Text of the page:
pudendal nerve

(redirected from Internal pudendal nerve)

pu·den·dal nerve

[TA]
branch of the sacral plexus formed by fibers from the ventral primary rami of the second, third, and fourth sacral spinal nerves; it exits the pelvis via the greater sciatic foramen, passes posterior to the sacrospinous ligament, and accompanies the internal pudendal artery, into the perineum via the lesser sciatic foramen; it gives off inferior rectal nerves, then courses through the pudendal canal in the lateral wall of the ischiorectal fossa, terminating as the dorsal nerve of the penis or of the clitoris.
Farlex Partner Medical Dictionary © Farlex 2012

pu·den·dal nerve

(pyū-den'dăl nĕrv) [TA]
Formed by fibers from the ventral primary rami of the second, third, and fourth sacral spinal nerves; it exits the pelvis through the greater sciatic foramen, passes posterior to the sacrospinous ligament, and accompanies the internal pudendal artery into the perineum through the lesser sciatic foramen; it gives off inferior rectal nerves, then courses through the pudendal canal in the lateral wall of the ischiorectal fossa, terminating as the dorsal nerve of the penis or of the clitoris.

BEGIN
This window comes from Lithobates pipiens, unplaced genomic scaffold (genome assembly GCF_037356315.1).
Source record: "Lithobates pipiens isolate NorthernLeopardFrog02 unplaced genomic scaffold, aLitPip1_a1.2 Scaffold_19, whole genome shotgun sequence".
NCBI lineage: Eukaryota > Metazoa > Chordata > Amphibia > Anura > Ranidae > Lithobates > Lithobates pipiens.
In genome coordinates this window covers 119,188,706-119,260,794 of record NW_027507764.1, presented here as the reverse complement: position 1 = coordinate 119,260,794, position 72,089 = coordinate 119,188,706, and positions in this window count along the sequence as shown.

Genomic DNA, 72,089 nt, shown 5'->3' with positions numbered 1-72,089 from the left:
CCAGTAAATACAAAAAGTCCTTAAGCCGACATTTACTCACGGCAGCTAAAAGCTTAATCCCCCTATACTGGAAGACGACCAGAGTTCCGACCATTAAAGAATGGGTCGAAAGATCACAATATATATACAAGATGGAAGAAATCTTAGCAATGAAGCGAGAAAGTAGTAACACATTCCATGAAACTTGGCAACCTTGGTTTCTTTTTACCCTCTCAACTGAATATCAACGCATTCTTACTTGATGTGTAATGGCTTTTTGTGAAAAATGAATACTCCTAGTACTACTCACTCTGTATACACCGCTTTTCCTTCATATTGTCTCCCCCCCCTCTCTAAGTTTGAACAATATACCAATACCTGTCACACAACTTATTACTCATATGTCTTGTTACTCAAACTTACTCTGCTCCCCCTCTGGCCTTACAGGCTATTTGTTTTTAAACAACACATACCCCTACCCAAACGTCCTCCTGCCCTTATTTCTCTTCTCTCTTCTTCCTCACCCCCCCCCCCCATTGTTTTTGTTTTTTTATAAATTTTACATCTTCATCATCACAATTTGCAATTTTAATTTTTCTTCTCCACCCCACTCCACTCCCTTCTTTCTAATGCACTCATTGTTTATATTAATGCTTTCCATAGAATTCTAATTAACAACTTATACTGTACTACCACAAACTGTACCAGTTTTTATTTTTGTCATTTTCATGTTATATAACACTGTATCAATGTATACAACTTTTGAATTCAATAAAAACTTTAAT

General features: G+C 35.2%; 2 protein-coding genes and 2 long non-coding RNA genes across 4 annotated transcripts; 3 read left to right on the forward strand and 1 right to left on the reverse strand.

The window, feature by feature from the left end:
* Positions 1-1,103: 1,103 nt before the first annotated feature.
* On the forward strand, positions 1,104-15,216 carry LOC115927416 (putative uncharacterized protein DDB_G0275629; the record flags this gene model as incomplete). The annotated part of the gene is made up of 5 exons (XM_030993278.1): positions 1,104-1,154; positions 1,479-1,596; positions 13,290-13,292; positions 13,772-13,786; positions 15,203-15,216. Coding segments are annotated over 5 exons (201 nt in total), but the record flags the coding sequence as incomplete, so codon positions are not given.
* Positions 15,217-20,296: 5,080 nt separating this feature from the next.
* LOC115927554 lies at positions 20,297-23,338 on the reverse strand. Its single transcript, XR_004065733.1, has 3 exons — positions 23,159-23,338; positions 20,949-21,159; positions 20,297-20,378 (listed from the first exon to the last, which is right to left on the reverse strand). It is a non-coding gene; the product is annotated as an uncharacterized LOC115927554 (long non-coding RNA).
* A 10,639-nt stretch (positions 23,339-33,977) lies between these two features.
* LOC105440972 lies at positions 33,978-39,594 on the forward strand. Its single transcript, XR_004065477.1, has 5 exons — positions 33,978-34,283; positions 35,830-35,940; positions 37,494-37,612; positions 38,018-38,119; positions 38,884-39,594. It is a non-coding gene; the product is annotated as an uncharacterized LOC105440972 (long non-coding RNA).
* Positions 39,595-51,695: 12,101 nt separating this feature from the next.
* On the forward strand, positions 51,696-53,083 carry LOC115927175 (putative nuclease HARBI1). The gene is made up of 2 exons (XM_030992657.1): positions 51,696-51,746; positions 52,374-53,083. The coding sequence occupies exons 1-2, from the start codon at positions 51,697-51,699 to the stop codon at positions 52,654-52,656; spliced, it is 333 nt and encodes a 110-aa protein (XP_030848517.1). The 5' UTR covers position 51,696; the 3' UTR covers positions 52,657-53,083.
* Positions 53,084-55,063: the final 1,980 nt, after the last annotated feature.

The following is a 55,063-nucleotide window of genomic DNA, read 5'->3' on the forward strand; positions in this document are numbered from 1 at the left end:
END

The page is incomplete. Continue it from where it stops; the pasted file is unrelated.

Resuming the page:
Synonym(s): nervus pudendus [TA] .
Medical Dictionary for the Health Professions and Nursing © Farlex 2012

pudendal nerve

A mixed nerve composed of axons from spinal nerves S2–S4. It follows the sciatic nerve out of the pelvis but immediately reenters through the lesser sciatic foramen. It innervates most of the structures of the perineum: it is sensory to the genitals and motor to the perineal muscles, the external urethral sphincter, and the external anal sphincter.
See also: nerve
Medical Dictionary, © 2009 Farlex and Partners
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